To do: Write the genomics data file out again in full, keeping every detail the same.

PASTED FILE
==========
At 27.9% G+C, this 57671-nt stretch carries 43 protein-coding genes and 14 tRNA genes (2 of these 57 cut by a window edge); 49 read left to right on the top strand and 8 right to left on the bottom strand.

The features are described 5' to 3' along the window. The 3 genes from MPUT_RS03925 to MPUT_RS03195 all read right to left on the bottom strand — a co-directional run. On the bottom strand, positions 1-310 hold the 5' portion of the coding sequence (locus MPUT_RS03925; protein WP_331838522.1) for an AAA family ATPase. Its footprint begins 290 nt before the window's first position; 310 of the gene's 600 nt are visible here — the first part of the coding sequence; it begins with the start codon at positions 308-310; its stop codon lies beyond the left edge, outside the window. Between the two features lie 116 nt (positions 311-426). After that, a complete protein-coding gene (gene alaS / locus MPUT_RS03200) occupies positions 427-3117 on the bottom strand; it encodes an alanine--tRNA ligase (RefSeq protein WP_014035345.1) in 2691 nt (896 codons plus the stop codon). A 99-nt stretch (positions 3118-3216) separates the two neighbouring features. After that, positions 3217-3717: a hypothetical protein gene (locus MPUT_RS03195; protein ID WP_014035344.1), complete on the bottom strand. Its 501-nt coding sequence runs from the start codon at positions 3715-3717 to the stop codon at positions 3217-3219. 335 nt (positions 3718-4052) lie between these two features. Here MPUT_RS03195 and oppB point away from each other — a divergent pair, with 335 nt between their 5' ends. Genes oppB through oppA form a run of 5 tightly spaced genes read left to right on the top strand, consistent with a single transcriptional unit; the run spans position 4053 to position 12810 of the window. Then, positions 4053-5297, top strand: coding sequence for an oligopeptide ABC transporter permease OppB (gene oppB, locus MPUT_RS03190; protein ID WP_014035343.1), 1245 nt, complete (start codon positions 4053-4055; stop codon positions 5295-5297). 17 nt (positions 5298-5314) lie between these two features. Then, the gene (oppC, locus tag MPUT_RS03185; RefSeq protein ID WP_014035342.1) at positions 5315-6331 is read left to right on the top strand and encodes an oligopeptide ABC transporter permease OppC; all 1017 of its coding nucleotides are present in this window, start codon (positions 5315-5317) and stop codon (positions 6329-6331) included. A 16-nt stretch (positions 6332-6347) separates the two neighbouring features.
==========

At 27.9% G+C, this 57671-nt stretch carries 43 protein-coding genes and 14 tRNA genes (2 of these 57 cut by a window edge); 49 read left to right on the top strand and 8 right to left on the bottom strand.

The features are described 5' to 3' along the window. The 3 genes from MPUT_RS03925 to MPUT_RS03195 all read right to left on the bottom strand — a co-directional run. On the bottom strand, positions 1-310 hold the 5' portion of the coding sequence (locus MPUT_RS03925; protein WP_331838522.1) for an AAA family ATPase. Its footprint begins 290 nt before the window's first position; 310 of the gene's 600 nt are visible here — the first part of the coding sequence; it begins with the start codon at positions 308-310; its stop codon lies beyond the left edge, outside the window. Between the two features lie 116 nt (positions 311-426). After that, a complete protein-coding gene (gene alaS / locus MPUT_RS03200) occupies positions 427-3117 on the bottom strand; it encodes an alanine--tRNA ligase (RefSeq protein WP_014035345.1) in 2691 nt (896 codons plus the stop codon). A 99-nt stretch (positions 3118-3216) separates the two neighbouring features. After that, positions 3217-3717: a hypothetical protein gene (locus MPUT_RS03195; protein ID WP_014035344.1), complete on the bottom strand. Its 501-nt coding sequence runs from the start codon at positions 3715-3717 to the stop codon at positions 3217-3219. 335 nt (positions 3718-4052) lie between these two features. Here MPUT_RS03195 and oppB point away from each other — a divergent pair, with 335 nt between their 5' ends. Genes oppB through oppA form a run of 5 tightly spaced genes read left to right on the top strand, consistent with a single transcriptional unit; the run spans position 4053 to position 12810 of the window. Then, positions 4053-5297, top strand: coding sequence for an oligopeptide ABC transporter permease OppB (gene oppB, locus MPUT_RS03190; protein ID WP_014035343.1), 1245 nt, complete (start codon positions 4053-4055; stop codon positions 5295-5297). 17 nt (positions 5298-5314) lie between these two features. Then, the gene (oppC, locus tag MPUT_RS03185; RefSeq protein ID WP_014035342.1) at positions 5315-6331 is read left to right on the top strand and encodes an oligopeptide ABC transporter permease OppC; all 1017 of its coding nucleotides are present in this window, start codon (positions 5315-5317) and stop codon (positions 6329-6331) included. A 16-nt stretch (positions 6332-6347) separates the two neighbouring features.